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PEP 3123 -- Making PyObject_HEAD conform to standard C

PEP:3123
Title:Making PyObject_HEAD conform to standard C
Author:Martin von Löwis <martin at v.loewis.de>
Status:Final
Type:Standards Track
Created:27-Apr-2007
Python-Version:3.0
Post-History:

Abstract

Python currently relies on undefined C behavior, with its usage of PyObject_HEAD. This PEP proposes to change that into standard C.

Rationale

Standard C defines that an object must be accessed only through a pointer of its type, and that all other accesses are undefined behavior, with a few exceptions. In particular, the following code has undefined behavior:

struct FooObject{
  PyObject_HEAD
  int data;
};

PyObject *foo(struct FooObject*f){
 return (PyObject*)f;
}

int bar(){
 struct FooObject *f = malloc(sizeof(struct FooObject));
 struct PyObject *o = foo(f);
 f->ob_refcnt = 0;
 o->ob_refcnt = 1;
 return f->ob_refcnt;
}

The problem here is that the storage is both accessed as if it where struct PyObject, and as struct FooObject.

Historically, compilers did not have any problems with this code. However, modern compilers use that clause as an optimization opportunity, finding that f->ob_refcnt and o->ob_refcnt cannot possibly refer to the same memory, and that therefore the function should return 0, without having to fetch the value of ob_refcnt at all in the return statement. For GCC, Python now uses -fno-strict-aliasing to work around that problem; with other compilers, it may just see undefined behavior. Even with GCC, using -fno-strict-aliasing may pessimize the generated code unnecessarily.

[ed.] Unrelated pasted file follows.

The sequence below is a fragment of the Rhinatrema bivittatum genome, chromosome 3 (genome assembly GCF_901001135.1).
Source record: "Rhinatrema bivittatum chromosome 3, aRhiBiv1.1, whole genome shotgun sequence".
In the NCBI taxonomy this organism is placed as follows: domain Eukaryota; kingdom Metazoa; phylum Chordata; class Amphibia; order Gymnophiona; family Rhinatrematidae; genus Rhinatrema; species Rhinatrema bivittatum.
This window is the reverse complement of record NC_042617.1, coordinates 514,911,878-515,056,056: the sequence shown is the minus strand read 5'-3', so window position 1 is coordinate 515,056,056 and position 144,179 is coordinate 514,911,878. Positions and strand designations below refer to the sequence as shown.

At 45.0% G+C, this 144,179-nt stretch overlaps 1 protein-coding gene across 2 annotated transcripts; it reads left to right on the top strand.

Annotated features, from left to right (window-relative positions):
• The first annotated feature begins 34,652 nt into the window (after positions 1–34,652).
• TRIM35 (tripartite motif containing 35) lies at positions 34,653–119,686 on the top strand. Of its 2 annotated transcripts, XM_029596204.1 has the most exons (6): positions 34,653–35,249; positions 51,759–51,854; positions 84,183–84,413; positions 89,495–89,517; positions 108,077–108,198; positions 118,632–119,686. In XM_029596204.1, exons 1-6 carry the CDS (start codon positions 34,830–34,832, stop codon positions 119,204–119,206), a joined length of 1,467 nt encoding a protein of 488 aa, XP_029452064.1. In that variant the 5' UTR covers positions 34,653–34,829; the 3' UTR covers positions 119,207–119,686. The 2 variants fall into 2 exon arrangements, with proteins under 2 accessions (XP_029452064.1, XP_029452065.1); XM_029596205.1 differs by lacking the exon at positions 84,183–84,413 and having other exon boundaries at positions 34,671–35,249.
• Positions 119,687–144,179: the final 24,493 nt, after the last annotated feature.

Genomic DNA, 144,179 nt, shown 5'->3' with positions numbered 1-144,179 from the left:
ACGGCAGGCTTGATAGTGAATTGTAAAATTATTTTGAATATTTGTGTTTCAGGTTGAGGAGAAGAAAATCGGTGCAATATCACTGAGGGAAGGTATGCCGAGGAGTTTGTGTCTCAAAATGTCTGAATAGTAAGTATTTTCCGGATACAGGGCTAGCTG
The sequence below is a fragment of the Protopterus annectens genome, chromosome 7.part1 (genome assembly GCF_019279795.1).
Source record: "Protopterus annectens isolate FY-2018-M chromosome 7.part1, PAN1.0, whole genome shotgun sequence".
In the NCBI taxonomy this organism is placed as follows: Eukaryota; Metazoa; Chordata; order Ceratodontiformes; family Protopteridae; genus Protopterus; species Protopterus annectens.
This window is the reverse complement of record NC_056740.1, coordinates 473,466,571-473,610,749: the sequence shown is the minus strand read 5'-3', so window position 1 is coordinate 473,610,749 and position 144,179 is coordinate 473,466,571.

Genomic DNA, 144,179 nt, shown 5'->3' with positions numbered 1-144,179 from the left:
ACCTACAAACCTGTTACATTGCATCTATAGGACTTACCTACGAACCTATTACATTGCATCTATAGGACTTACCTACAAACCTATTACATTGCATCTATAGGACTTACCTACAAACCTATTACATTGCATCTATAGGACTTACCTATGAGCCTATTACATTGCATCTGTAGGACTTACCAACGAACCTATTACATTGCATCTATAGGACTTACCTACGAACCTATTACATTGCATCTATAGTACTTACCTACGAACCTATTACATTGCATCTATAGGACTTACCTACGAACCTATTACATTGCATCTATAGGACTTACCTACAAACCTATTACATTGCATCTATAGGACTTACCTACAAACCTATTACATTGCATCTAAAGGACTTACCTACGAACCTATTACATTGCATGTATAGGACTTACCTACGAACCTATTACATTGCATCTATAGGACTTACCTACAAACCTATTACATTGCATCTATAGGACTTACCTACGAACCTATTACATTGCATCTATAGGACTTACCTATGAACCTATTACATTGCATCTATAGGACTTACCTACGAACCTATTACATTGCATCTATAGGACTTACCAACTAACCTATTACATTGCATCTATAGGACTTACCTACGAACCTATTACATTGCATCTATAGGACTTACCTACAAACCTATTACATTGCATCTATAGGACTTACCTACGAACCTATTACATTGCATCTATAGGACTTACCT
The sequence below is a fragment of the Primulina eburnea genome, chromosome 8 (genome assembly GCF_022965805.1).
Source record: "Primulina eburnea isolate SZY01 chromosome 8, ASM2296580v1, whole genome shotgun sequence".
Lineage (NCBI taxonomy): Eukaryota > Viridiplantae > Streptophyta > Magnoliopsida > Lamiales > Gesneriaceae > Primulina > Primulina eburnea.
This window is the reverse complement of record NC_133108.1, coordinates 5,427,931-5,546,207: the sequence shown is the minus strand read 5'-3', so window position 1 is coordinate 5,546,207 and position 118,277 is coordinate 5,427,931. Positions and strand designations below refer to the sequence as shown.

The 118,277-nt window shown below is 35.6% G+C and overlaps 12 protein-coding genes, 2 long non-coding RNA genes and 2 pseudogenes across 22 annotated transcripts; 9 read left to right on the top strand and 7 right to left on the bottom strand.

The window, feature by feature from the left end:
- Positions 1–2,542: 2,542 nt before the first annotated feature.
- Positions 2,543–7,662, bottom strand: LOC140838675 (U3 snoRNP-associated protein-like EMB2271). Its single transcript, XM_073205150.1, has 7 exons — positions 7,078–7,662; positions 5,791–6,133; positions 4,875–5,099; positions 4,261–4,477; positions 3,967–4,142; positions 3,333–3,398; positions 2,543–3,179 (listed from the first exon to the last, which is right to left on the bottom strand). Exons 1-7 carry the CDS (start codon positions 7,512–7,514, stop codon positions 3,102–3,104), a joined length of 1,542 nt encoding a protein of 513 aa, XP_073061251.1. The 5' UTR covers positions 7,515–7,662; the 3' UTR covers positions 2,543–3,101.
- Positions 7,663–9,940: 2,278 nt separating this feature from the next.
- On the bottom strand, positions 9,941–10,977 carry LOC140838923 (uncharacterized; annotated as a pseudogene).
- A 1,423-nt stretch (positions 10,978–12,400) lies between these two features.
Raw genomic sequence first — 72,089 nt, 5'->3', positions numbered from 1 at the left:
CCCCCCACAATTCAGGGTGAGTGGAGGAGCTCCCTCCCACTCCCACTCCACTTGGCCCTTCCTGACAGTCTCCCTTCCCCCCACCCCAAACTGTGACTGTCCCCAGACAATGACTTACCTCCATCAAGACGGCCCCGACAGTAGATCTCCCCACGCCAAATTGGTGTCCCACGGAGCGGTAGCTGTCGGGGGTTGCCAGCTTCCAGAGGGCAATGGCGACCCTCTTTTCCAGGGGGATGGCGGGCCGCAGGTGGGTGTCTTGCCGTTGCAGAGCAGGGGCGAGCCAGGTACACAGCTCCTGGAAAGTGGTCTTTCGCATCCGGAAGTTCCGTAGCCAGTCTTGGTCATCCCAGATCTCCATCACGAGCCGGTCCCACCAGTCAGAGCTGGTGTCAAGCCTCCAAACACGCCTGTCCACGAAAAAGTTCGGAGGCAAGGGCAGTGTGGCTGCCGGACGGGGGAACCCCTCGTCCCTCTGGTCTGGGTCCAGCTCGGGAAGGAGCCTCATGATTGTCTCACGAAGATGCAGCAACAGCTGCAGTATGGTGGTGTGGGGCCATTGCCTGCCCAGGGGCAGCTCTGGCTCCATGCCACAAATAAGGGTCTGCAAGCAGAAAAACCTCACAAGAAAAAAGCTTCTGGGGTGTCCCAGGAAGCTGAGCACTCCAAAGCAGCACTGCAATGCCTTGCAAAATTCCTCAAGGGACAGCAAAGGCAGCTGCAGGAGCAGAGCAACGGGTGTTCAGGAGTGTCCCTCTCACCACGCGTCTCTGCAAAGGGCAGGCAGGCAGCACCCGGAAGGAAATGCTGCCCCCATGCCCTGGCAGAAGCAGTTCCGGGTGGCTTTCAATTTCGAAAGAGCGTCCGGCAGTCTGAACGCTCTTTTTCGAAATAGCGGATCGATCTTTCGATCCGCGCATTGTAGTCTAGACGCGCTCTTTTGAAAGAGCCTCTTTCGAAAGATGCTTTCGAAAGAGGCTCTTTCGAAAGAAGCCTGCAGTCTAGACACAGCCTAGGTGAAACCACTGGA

Specification

Standard C has one specific exception to its aliasing rules precisely designed to support the case of Python: a value of a struct type may also be accessed through a pointer to the first field. E.g. if a struct starts with an int, the struct * may also be cast to an int *, allowing to write int values into the first field.

For Python, PyObject_HEAD and PyObject_VAR_HEAD will be changed to not list all fields anymore, but list a single field of type PyObject/PyVarObject:

typedef struct _object {
  _PyObject_HEAD_EXTRA
  Py_ssize_t ob_refcnt;
  struct _typeobject *ob_type;
} PyObject;

typedef struct {
  PyObject ob_base;
  Py_ssize_t ob_size;
} PyVarObject;

#define PyObject_HEAD        PyObject ob_base;
#define PyObject_VAR_HEAD    PyVarObject ob_base;

Types defined as fixed-size structure will then include PyObject as its first field, PyVarObject for variable-sized objects. E.g.:

typedef struct {
  PyObject ob_base;
  PyObject *start, *stop, *step;
} PySliceObject;

typedef struct {
  PyVarObject ob_base;
  PyObject **ob_item;
  Py_ssize_t allocated;
} PyListObject;

The above definitions of PyObject_HEAD are normative, so extension authors MAY either use the macro, or put the ob_base field explicitly into their structs.

As a convention, the base field SHOULD be called ob_base. However, all accesses to ob_refcnt and ob_type MUST cast the object pointer to PyObject* (unless the pointer is already known to have that type), and SHOULD use the respective accessor macros. To simplify access to ob_type, ob_refcnt, and ob_size, macros:

#define Py_TYPE(o)    (((PyObject*)(o))->ob_type)
#define Py_REFCNT(o)  (((PyObject*)(o))->ob_refcnt)
#define Py_SIZE(o)    (((PyVarObject*)(o))->ob_size)

are added. E.g. the code blocks

#define PyList_CheckExact(op) ((op)->ob_type == &PyList_Type)

return func->ob_type->tp_name;

needs to be changed to:

#define PyList_CheckExact(op) (Py_TYPE(op) == &PyList_Type)

return Py_TYPE(func)->tp_name;

For initialization of type objects, the current sequence

PyObject_HEAD_INIT(NULL)
0, /* ob_size */

becomes incorrect, and must be replaced with

PyVarObject_HEAD_INIT(NULL, 0)

Compatibility with Python 2.6

To support modules that compile with both Python 2.6 and Python 3.0, the Py_* macros are added to Python 2.6. The macros Py_INCREF and Py_DECREF will be changed to cast their argument to PyObject *, so that module authors can also explicitly declare the ob_base field in modules designed for Python 2.6.

Source: https://github.com/python/peps/blob/master/pep-3123.txt